Wherever you look, the GOP's message - - mean-spirited, punitive, inaccurate and often unconstitutional - - is eroding.
On Obamacare:A New York Times report on the September 11, 2012, attack that killed four Americans -- including Ambassador J. Christopher Stevens -- in Benghazi, Libya, calls into question much of what Republicans accusing the Obama administration of a cover-up have said about the incident.
A crucial GOP line of attack against the Affordable Care Act (ACA) is that millions of people will supposedly lose coverage thanks to shifting requirements on the health insurance exchanges — a flagrant violation of President Obama’s infamous “if you like your plan, you can keep it” proclamation. The truth has always been more complicated, of course. Republicans are constantly blurring the line between people who lose a plan and people who lose coverage. That is, many people might lose a particular insurance plan but immediately be presented with other options.
Now, a new report from the minority staff of the House Committee on Energy and Commerce has destroyed the foundation of that particular GOP claim. It projects that only 10,000 people will lose coverage because of the ACA and be unable to regain it — or in other words, 0.2 percent of the oft-cited 5 million cancellations statistic.On same-sex marriage:
An 18th state just joined the ranks of those that allow same-sex marriage in the United States. Just one day after New Mexico became the 17th state to legalize gay marriage, a federal judge made Utah the 18th, ruling that the state's ban on same-sex marriages violated constitutional rights. After the weekend, on Monday, December 23rd, the same judge denied a request to place a hold on same-sex weddings.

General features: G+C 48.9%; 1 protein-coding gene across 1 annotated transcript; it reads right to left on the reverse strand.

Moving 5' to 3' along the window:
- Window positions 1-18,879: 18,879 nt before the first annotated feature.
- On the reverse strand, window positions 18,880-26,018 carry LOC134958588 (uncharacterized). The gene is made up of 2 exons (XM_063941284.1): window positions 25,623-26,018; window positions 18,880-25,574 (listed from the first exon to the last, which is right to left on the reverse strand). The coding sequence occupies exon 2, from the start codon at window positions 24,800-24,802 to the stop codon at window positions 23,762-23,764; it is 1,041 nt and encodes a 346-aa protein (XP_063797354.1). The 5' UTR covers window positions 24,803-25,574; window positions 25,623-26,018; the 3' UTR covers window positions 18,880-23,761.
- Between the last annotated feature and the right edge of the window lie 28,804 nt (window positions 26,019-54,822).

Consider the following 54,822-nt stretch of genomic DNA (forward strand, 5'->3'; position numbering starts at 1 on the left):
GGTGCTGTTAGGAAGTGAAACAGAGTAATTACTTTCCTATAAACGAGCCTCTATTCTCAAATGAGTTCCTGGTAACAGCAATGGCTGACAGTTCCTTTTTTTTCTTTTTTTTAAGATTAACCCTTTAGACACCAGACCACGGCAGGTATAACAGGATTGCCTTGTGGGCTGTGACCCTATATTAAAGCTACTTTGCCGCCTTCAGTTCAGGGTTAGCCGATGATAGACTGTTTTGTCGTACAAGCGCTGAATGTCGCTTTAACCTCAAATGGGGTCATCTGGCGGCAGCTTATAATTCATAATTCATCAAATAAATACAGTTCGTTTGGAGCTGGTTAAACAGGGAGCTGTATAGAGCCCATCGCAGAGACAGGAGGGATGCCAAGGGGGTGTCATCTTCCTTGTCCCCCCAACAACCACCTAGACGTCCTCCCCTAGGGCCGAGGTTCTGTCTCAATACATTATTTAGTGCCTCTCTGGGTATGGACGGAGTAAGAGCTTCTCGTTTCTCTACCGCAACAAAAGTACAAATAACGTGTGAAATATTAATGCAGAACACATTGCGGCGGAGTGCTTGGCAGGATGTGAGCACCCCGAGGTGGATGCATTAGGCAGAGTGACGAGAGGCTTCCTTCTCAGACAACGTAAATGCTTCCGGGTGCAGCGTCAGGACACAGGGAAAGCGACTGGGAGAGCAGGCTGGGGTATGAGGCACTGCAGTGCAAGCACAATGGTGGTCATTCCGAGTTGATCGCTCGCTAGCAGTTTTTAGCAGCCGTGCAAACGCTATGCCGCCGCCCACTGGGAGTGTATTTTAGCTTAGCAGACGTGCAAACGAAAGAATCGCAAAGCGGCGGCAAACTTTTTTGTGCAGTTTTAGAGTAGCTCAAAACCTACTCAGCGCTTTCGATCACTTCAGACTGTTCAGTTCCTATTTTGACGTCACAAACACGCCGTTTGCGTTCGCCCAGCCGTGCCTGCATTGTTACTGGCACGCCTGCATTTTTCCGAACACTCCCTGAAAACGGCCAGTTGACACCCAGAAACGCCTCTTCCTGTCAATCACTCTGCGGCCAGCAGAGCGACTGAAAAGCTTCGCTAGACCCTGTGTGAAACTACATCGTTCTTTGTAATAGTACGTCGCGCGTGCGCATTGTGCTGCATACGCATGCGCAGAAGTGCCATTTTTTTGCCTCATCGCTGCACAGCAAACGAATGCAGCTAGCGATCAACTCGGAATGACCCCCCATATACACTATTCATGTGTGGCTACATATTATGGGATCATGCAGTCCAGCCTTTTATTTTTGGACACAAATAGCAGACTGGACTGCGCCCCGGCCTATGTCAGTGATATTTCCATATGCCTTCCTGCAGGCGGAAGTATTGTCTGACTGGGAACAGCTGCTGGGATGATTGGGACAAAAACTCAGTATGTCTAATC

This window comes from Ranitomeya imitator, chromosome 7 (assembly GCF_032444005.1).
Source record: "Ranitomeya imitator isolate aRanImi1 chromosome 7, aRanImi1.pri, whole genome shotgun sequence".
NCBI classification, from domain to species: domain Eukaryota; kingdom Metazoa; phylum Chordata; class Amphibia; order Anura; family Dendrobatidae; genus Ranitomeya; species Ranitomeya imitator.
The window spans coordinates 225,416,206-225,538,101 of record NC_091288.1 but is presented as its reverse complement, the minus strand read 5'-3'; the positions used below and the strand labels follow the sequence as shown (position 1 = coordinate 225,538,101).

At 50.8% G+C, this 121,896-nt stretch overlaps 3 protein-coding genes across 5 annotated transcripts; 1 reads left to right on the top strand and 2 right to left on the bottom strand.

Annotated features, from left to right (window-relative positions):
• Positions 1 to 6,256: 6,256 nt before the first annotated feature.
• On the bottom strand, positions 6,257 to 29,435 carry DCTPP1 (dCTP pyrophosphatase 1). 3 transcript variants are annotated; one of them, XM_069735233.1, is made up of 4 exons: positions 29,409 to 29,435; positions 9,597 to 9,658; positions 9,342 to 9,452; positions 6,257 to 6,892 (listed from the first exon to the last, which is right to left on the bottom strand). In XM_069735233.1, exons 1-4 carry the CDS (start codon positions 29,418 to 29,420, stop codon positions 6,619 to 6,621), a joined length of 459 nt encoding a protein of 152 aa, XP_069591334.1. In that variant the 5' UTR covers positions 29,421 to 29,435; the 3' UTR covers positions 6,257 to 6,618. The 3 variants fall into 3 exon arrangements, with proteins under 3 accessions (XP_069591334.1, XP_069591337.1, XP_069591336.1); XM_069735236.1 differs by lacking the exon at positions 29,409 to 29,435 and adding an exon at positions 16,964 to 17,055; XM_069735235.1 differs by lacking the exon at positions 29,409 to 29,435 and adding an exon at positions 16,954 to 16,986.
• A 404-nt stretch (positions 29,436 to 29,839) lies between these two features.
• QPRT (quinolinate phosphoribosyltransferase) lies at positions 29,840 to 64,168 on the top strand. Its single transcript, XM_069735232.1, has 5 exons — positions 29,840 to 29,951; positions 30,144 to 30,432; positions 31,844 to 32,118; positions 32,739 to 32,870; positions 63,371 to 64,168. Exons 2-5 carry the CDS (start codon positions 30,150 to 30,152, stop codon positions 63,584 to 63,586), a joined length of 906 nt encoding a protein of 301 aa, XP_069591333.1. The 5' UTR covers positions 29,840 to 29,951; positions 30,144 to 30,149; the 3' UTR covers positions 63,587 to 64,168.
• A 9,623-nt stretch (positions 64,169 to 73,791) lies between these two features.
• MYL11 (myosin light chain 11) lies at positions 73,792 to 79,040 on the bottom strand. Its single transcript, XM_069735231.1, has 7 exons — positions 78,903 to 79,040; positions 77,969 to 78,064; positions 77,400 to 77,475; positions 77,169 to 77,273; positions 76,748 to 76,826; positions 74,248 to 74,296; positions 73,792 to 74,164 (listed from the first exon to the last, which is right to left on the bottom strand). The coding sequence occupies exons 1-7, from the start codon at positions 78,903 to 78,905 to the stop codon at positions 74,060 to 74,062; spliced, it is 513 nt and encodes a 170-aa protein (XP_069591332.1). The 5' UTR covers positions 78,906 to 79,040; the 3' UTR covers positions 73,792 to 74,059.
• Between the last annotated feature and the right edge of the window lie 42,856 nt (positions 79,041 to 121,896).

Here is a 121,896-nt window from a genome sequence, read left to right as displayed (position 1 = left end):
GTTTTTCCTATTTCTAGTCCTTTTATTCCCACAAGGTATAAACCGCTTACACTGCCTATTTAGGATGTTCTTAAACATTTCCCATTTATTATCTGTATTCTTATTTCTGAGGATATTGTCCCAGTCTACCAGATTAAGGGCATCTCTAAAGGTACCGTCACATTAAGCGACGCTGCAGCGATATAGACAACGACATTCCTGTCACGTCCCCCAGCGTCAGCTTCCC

Ohio, too, came a step closer to legalizing same-sex marriage on Monday. A federal judge ruled that state officials must recognize same-sex marriages on death certificates.On mandatory drug testing for welfare recipients:
A federal judge on Tuesday struck down as unconstitutional a Florida law that required welfare applicants to undergo mandatory drug testing, setting the stage for a legal battle that could affect similar efforts nationwide.On blocking an open-pit mine in Northern Wisconsin hills and wetlands:
Feds Again Cite Flaws In New WI Iron Mining LawOn reproductive rights:
A federal appeals court panel Friday upheld an injunction delaying Wisconsin's new law requiring abortion providers to have admitting privileges at nearby hospitals, writing that state attorneys failed to prove implementing the law quickly would protect women's health.
Judge William Skretny in Buffalo concluded those provisions are constitutional because they're related to achieving an "important governmental interest" in public safety. Those two features make guns more lethal, he wrote, citing testimony submitted in the case.On sales of "Unintimidated" - - unimpressive:
About 7,200 copies of Gov. Scott Walker's book "Unintimidated" have sold during its first month in bookstores, an average of more than 250 copies a day.
The sales figures as of Monday, provided by Nielsen, put Walker on pace to sell about as many copies as the memoir of former Minnesota Gov. Tim Pawlenty, another Republican Midwestern governor who released a book amid talk of a presidential run. But Walker still has a long way to go to match sales that other Republican politicians who have published books in recent years have seen.